Doodling Stars

I often cite this video from Vi Hart as the reason I do what I do.

Before I knew the name Martin Gardner and long before I knew about Math Circles, I was teaching ideas from Vi Hart to homeschool kids who got together for a once-a-week class centered around Math Olympiad (MOEMS) contests.

Her videos are dense and fast, but she’s a wonderful artist showing some awesome mathematics in a delightfully quirky way.

Nim Video Series

This week I recorded and posted my first ever video lessons. My first project was a series on Nim, a game that I’ve been interested in for the past couple of years. You can check it out here.

I have a couple of ideas for other videos to make, but I’d love to hear some requests/suggestions! I’m hoping to get a new one up every couple of weeks, but we’ll see how it goes.


On Enrichment

When it comes to math, I’ve been describing the work I do as enrichment for some time now. My idea of teaching math is to focus on thought process and problem solving, rather than specific content. I like playing Nim and doodling stars more than practicing algorithms.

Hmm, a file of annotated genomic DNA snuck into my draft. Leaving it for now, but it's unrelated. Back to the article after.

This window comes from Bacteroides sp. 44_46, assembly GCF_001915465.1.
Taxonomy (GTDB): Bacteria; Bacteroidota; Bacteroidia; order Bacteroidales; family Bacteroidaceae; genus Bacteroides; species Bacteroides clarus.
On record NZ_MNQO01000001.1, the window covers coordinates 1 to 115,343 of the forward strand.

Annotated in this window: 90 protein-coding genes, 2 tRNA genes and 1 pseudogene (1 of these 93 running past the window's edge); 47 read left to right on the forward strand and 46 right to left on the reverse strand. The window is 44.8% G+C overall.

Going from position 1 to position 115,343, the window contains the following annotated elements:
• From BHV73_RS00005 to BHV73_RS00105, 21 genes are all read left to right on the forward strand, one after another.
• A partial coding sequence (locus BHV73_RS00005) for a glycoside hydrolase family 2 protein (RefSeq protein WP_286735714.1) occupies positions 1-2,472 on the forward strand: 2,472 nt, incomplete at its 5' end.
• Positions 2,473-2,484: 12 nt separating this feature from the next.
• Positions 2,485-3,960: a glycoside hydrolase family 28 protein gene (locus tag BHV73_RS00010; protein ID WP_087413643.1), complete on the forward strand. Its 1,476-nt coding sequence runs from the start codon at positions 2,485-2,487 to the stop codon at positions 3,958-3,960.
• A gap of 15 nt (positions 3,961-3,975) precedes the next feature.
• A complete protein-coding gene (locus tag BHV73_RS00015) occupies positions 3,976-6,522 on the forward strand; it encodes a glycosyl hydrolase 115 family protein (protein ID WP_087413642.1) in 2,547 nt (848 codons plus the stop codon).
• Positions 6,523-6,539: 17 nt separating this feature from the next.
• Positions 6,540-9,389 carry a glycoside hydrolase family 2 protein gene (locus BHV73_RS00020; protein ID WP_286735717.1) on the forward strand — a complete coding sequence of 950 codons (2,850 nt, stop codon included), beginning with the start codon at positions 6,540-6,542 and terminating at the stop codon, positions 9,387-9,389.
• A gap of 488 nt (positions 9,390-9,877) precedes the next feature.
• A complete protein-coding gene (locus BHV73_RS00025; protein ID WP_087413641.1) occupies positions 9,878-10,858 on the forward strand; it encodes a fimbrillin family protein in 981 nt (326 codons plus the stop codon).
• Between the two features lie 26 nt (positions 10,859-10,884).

I use this material as a way to show how fun the creative side of mathematics is. In the process of playing with these ideas, students learn about all sorts of things including number sense, spatial reasoning, and if/then thinking. These ideas are challenging and engaging for students at any level, regardless of their strength or passion for math. The benefits for advanced students are obvious, but this approach is particularly important for kids who say they “hate math,” as it challenges their ideas of what “math” really is. Playing catch-up by focusing on skills will only go so far with these students who think they don’t like math.